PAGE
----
Swiss Re’s Jonathan Anchen, author of a recent sigma report on machine intelligence in insurance, suggests three steps insurers should take when embarking on AI integration. First, insurers should start with process steps amenable to AI, rather than attempt large-scale transformations. Successful AI-enabled system implementations, he explains, have narrowly defined objectives and follow clear milestones.

He suggests combining new and conventional model approaches; some newer AI (for example, deep learning) methods can be used to supplement more conventional ones like generalised linear models (GLM).

Lastly, Anchen urges collaboration between centralised and distributed data science teams: “At many insurers, if an analytics team in one division builds a successful algorithm for a particular issue, there is little structure to facilitate its adaptation in other divisions. Larger insurers are building playbooks that all divisions can consider, including algorithms to accelerate claims settlements, identify fraud, improve loss reserving, and suggest when claims cases may become lawsuits.”

Transparency and explainability

Matt Zender, Senior Vice President, Workers’ Comp Strategy at AmTrust Financial Services, stresses the need to strike the right balance between “courageously” using the new technology and carefully ensuring it is being applied appropriately: “Understanding that AI is only as smart as the framework that it was built within and can only be applied for the intended goals is the key. Overreaching, overreliance and the winners’ curse are all areas to be mindful of for insurers assessing the risks in the adoption of AI.”

An increased reliance on AI is not without risk. Machine-learning models are notoriously difficult to explain, as most are built in a black box. “It is a huge barrier to acceptance of new technologies in the insurance industry. This challenge has thrust ‘explainable AI’ into the spotlight,” says Pamela Negosanti, Head of Sales and Sector Strategy at tech firm

“Unlike black-box AI, you know exactly how explainable AI applications arrive at a decision and can see the logic behind reasoning and results. This is a major advantage as insurance is heavily regulated. So the bottom line here is that transparency and explainability build trust in AI. And Insurers today can align both, AI benefits and compliance,” she says.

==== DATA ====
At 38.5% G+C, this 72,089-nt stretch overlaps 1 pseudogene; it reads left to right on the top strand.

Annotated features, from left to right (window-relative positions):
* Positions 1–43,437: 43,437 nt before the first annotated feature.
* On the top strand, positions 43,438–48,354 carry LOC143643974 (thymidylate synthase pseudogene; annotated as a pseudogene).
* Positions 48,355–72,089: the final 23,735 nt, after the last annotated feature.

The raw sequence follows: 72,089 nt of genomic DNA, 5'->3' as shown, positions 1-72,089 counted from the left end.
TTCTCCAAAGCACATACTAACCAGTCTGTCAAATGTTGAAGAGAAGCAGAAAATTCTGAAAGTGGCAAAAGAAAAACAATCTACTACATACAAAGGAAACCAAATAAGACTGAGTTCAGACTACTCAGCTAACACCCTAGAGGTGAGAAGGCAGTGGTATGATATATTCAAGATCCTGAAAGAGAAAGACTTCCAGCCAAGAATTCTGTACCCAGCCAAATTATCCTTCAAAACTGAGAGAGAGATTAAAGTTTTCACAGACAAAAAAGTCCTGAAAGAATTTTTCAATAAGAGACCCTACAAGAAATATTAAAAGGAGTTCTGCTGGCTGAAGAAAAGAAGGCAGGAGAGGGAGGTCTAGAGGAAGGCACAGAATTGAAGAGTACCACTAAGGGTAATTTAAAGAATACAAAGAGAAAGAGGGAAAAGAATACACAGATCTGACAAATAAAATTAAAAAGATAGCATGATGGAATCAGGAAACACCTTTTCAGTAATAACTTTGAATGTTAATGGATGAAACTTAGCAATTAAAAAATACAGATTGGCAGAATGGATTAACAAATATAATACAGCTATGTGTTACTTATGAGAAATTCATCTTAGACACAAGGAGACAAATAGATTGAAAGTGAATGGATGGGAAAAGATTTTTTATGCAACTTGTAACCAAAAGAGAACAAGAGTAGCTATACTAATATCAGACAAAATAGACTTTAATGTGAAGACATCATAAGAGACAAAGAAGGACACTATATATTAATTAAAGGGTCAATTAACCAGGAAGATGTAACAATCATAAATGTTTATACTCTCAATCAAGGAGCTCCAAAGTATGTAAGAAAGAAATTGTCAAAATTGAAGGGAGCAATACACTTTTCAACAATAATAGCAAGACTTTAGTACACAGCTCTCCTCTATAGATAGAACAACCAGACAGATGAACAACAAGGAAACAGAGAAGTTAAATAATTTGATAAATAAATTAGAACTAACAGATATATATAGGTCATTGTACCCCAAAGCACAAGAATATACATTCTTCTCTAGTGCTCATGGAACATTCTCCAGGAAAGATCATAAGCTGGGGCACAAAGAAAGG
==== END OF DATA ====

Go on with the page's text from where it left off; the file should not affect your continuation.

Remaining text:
Swiss Re’s Anchen agrees that insurers would do well to invest in model explainability and interpretation techniques: “As newer MI tools demonstrate productive potential in the enterprise context, more emphasis is placed on ‘explainable AI and MI’ – that is, algorithms with higher accuracy levels (relevant for specific business-use cases) need more explanation before they will be acceptable across a broader range of business contexts.”

Unintended consequences

Meanwhile, AI-specific solutions incur all the usual IT risks a non-AI digital project would – such as data security and cost of implementation, Ki’s Alan Tua says: “Open-source and paid-for services have made it much easier to build AI applications. The issue is that without the right experience in place, building something and understanding its consequences are completely different – which introduces risks of unintended outcomes which can have ethical, regulatory or financial consequences.”

MAPFRE’s Joan Cusco concurs: “First off, you have legitimate concerns and regulations around data privacy. AI needs huge data sets for training, and the storage, processing, and anonymization of those data sets can be a challenge, especially when it comes to international environments (data transfer) and unstructured data (especially photo and video).”

Can insurers afford to ignore AI? Tua thinks not. “As competitors race through the virtuous cycle of machine learning (more customers = more data = better models = more customers) they face being left with limited and disorganised data sets that restrict improvements on their expense ratios and ability to select risk in as data-driven a way as possible.”